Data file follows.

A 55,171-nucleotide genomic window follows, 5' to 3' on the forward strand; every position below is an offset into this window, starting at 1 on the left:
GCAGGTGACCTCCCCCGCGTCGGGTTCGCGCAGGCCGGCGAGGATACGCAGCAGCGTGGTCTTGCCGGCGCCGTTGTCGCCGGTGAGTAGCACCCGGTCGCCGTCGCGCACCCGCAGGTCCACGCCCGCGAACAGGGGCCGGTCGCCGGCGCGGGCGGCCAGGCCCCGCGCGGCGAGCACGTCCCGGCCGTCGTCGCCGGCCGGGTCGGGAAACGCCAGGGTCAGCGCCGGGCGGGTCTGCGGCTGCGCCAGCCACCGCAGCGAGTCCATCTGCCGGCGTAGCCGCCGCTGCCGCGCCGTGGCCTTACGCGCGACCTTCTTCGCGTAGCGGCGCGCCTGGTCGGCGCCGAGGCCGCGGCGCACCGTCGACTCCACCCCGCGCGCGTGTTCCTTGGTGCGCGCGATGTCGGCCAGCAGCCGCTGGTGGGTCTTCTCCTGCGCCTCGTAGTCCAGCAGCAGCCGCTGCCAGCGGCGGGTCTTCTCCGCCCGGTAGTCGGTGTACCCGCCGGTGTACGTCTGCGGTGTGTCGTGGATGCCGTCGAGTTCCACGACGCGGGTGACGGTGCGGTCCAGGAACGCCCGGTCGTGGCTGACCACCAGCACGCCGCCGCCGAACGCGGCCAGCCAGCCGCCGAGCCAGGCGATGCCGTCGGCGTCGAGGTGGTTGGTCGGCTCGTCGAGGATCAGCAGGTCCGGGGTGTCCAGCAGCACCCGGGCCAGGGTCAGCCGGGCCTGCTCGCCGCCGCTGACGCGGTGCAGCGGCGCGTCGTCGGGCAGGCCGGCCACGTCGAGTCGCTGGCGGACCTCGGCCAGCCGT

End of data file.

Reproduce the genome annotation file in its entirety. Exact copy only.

A 55,171-nucleotide genomic window follows, 5' to 3' on the forward strand; every position below is an offset into this window, starting at 1 on the left:
GCAGGTGACCTCCCCCGCGTCGGGTTCGCGCAGGCCGGCGAGGATACGCAGCAGCGTGGTCTTGCCGGCGCCGTTGTCGCCGGTGAGTAGCACCCGGTCGCCGTCGCGCACCCGCAGGTCCACGCCCGCGAACAGGGGCCGGTCGCCGGCGCGGGCGGCCAGGCCCCGCGCGGCGAGCACGTCCCGGCCGTCGTCGCCGGCCGGGTCGGGAAACGCCAGGGTCAGCGCCGGGCGGGTCTGCGGCTGCGCCAGCCACCGCAGCGAGTCCATCTGCCGGCGTAGCCGCCGCTGCCGCGCCGTGGCCTTACGCGCGACCTTCTTCGCGTAGCGGCGCGCCTGGTCGGCGCCGAGGCCGCGGCGCACCGTCGACTCCACCCCGCGCGCGTGTTCCTTGGTGCGCGCGATGTCGGCCAGCAGCCGCTGGTGGGTCTTCTCCTGCGCCTCGTAGTCCAGCAGCAGCCGCTGCCAGCGGCGGGTCTTCTCCGCCCGGTAGTCGGTGTACCCGCCGGTGTACGTCTGCGGTGTGTCGTGGATGCCGTCGAGTTCCACGACGCGGGTGACGGTGCGGTCCAGGAACGCCCGGTCGTGGCTGACCACCAGCACGCCGCCGCCGAACGCGGCCAGCCAGCCGCCGAGCCAGGCGATGCCGTCGGCGTCGAGGTGGTTGGTCGGCTCGTCGAGGATCAGCAGGTCCGGGGTGTCCAGCAGCACCCGGGCCAGGGTCAGCCGGGCCTGCTCGCCGCCGCTGACGCGGTGCAGCGGCGCGTCGTCGGGCAGGCCGGCCACGTCGAGTCGCTGGCGGACCTCGGCCAGCCGT